This spring, Michanne was striding out of a San Francisco apartment lobby in her Google Express jacket, fresh off delivering a mirror. Her van beckoned at the curb. It was branded in Google’s playful primary colors and logo, and on the side was the image of a package getting dropped from a parachute, easy-peasy. Michanne’s job was to make same-day, seamless deliveries of bottled water and kitty litter for Google Express, but she doesn’t actually work for Google Express — not directly, anyway. If you looked carefully, just below the van door, a few small, gray letters spelled out something most people didn’t realize: this vehicle wasn’t Google’s after all. It belonged to a company called 1–800Courier.
That day had actually been a good one. Michanne, who is 27, had worked the full eight hour shift that she’d been scheduled by 1–800Courier — one of several companies that delivers for Google Express in the Bay Area, Washington, D.C., Los Angeles, and New York City. But full days like that were becoming rare. (She didn’t want to use her last name for privacy reasons.)
When I called her back a month later and asked her to rate her job from 1 to 10, she was more upfront about her level of annoyance: “If 1 is a nightmare, I’m like a 1.5.” In fact, she’d quit.
Her complaint came down to this: she says 1–800Courier had verbally assured her full-time work when she started with the company back in October. It was a paycheck the new mother was counting on, one that didn’t leave her time to work another job. And in the company’s scheduling app she was technically scheduled for 40 hours a week for weeks in advance.
Yet, increasingly, her actual hours were decided the day of work. Michanne had to check her email an hour and a half before her first shift started to see if she would actually get to work the hours she’d been allotted. Many times she did not. She was a supposedly full-time employee who was, effectively, on-call. She’d put aside the day so she could work, but when it turned out they didn’t need her, that meant no work — and no pay.
In April, an email plunked into Michanne’s inbox, describing what she says was business as usual:
Even when she got the go-ahead to turn up for the day, Michanne’s shifts would often be cut once she was already at work. Around 5 p.m., as she ate in her van during an hour-long meal break, she would frequently get a call from the dispatcher, telling her to go home early without working her scheduled second shift. She’d still get paid something— California law mandates payment of between two hour and four hours of “reporting time” depending on the length of a cancelled shift. But it was still a huge issue: Although she was expected to be on-call for 40 hours a week, shift changes meant she was regularly dipping down to 25 hours of paid work, and even once as low as 17 hours, she recalls. At $13 an hour, she was hoping for $520 of work each week — but 17 hours is just $221.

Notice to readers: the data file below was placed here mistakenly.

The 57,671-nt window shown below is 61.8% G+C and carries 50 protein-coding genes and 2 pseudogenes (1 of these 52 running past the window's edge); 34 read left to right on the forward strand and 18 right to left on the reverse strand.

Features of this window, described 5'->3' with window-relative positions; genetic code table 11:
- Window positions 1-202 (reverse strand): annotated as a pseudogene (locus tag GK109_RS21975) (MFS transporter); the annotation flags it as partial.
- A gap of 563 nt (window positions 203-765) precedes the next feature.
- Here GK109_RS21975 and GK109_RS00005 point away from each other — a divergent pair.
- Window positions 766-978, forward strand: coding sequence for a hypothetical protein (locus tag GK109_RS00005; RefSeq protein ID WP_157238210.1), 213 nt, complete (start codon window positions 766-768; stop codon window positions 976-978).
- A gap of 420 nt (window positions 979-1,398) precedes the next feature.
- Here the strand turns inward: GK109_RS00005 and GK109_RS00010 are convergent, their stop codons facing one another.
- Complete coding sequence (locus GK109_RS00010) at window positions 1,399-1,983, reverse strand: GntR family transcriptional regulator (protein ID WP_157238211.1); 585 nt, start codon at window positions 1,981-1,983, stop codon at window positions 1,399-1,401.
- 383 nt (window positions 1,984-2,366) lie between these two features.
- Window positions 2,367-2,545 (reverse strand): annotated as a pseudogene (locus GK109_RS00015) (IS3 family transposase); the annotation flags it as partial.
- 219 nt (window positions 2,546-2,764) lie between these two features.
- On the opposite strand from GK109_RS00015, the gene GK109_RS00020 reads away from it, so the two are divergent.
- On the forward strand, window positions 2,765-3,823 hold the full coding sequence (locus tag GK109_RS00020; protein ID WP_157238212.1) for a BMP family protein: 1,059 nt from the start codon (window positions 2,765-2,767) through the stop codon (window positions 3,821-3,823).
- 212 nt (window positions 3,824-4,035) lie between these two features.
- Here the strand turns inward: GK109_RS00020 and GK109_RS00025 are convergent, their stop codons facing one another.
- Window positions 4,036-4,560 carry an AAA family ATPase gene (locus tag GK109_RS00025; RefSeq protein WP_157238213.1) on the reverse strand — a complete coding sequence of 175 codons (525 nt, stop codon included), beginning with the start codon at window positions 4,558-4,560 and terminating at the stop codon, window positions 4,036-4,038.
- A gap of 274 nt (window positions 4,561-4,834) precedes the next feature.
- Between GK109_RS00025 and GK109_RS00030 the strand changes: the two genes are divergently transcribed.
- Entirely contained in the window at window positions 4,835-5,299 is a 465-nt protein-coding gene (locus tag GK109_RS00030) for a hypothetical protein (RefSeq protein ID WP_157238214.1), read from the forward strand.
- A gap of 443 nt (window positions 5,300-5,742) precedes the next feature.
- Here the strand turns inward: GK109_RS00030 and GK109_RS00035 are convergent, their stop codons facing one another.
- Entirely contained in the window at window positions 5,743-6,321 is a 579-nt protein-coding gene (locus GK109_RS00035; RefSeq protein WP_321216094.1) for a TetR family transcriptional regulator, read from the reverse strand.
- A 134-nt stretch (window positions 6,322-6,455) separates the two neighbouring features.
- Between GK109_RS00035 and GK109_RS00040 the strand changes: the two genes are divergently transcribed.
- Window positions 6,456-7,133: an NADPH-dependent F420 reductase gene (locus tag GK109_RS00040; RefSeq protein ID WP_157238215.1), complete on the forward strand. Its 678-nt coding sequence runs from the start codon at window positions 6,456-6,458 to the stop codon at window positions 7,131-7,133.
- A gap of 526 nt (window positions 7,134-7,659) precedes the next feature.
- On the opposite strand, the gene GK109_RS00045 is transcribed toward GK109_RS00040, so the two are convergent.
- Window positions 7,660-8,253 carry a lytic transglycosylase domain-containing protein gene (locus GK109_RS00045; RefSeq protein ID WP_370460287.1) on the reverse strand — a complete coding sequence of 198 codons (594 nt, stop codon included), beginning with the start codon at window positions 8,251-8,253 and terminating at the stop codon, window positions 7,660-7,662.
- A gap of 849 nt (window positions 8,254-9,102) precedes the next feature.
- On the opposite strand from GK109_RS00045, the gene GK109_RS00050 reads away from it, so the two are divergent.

Google pointed questions towards its contractor, which manages all scheduling for its deliveries. 1–800Courier’s California Director of Operations David Finney said that across the industry, the delivery business slows down after the holidays. “I personally empathize with that,” he said about employees whose hours get cut. “But at the same time, look at any industry in the state of California — especially in the service industry — and some days it’s just like ‘Hey, we’re sorry, we don’t need you to come in.’”
Another employee of 1–800Courier, who asked to remain anonymous so as to not irk the company, says the scheduling problems were sometimes bad for the company, too. Back in January and February, when business seemed especially slow, this worker would clock in and sit in the delivery car near the hub for hours, waiting to be dispatched. “I’d have movies picked out to watch, I got a pillow and took naps, and had stuff I wanted to read and write. I’m getting paid to do nothing. But I wouldn’t call [dispatch] and say, ‘I need a route.’ It didn’t bother me at all.”